“Bachmann’s position is the same as Eric’s,” said Whittemore. “To be absolutely clear and avoid any possible confusion, Eric Cantor supports nothing less than the full and complete repeal of Obamacare.  As Majority Leader in the 112th Congress, Eric will ensure that the entire Obamacare fiasco will be repealed by the new Republican Majority. (Emphasis in original.)

“When ObamaCare is repealed, Eric has said that he supports several commonsense reforms including: tort reform that will help end frivolous lawsuits that only serve to drive up costs; portability of insurance policies across state lines; high risk pools for pre-existing conditions,” Whittemore said.

“These reforms were included in the Republican Health Care alternative bill that was supported by nearly every Republican in the House, including conservatives in the House, including Mike Pence, Paul Ryan, Jeb Hensarling, Michele Bachmann, and John Shaddegg,” said Whittemore.

“As you know, Eric led the whip operation against ObamaCare and has sought its repeal from the minute that it became law,” she said.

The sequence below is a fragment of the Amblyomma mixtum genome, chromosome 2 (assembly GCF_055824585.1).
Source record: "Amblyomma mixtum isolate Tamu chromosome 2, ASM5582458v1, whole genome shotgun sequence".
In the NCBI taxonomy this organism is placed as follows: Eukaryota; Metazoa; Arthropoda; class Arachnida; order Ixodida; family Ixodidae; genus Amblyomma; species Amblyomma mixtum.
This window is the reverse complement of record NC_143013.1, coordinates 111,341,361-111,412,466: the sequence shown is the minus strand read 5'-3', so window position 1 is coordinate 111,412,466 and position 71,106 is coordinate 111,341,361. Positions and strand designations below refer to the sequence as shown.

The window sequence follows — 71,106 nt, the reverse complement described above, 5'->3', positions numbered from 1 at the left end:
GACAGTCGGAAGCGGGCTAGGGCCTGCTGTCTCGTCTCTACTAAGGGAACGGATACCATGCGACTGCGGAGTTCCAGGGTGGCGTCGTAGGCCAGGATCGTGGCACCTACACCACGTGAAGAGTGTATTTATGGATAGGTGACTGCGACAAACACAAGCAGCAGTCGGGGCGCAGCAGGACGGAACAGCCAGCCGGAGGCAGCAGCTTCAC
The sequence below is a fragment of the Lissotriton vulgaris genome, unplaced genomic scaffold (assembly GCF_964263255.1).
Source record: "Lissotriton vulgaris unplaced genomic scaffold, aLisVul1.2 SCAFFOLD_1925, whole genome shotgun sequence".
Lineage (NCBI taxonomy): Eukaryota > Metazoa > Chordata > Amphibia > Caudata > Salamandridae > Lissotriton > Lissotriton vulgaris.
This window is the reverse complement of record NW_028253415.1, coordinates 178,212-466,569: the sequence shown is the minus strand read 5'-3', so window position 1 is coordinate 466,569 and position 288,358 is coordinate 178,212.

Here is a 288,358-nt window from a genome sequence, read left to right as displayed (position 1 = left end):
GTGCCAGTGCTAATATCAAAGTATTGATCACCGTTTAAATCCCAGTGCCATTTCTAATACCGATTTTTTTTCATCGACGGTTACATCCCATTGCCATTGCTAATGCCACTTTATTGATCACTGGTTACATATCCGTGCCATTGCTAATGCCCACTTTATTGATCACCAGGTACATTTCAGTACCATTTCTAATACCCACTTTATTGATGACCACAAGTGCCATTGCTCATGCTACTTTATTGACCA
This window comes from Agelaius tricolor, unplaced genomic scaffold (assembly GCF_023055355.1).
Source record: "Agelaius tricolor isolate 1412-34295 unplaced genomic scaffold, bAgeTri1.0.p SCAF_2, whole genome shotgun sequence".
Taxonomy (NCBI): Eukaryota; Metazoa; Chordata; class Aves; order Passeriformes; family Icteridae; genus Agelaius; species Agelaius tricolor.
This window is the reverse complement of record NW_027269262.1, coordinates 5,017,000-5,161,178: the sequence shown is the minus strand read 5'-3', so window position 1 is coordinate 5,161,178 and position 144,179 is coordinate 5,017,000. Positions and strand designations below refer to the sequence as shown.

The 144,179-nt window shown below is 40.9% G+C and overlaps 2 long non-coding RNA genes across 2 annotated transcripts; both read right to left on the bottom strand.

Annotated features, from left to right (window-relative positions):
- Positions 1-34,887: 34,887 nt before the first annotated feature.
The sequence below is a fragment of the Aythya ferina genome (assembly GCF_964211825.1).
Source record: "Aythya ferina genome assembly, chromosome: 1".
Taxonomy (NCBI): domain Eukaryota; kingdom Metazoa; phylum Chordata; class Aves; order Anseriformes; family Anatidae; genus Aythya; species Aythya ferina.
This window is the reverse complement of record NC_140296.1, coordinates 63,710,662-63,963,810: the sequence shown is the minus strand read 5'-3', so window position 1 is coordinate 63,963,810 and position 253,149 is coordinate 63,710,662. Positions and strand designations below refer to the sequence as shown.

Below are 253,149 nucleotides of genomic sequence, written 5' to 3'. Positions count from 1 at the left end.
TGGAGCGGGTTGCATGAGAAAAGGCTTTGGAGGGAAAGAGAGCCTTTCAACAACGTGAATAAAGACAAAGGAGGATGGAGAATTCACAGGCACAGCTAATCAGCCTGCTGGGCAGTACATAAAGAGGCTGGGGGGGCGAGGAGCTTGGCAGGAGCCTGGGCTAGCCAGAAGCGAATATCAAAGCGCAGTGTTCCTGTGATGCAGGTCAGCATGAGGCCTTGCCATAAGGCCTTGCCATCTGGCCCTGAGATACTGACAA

House Speaker-to-be John Boeher’s office provided a more ambiguous answer. asked via email: “Is John Boehner committed to having the House of Representatives hold a straight up-or-down vote on the complete repeal of Obamacare that does not tie that repeal to any other policy or initiative or seek to ‘replace’ Obamacare with some other type of health-care reform?”

“We have pledged to America that we will vote to repeal ObamaCare, and we will,” Boehner Spokesman Michael Steel responded by email.

“Yes, but will it be in a straight up-or-down vote that is not tied to any ‘replacement’ policies or anything else?” asked, seeking clarification.

“We will have a vote to repeal ObamaCare.  I can’t be any clearer than that,” said Steel via email. again asked: “But will it be an independent, stand-alone vote on repealing Obamacare in it’s entirety without in the same vote approving some other policy changes such as health-care reforms meant to ‘replace’ Obamacare?”

Boehner Spokesman Steel did not respond to this query.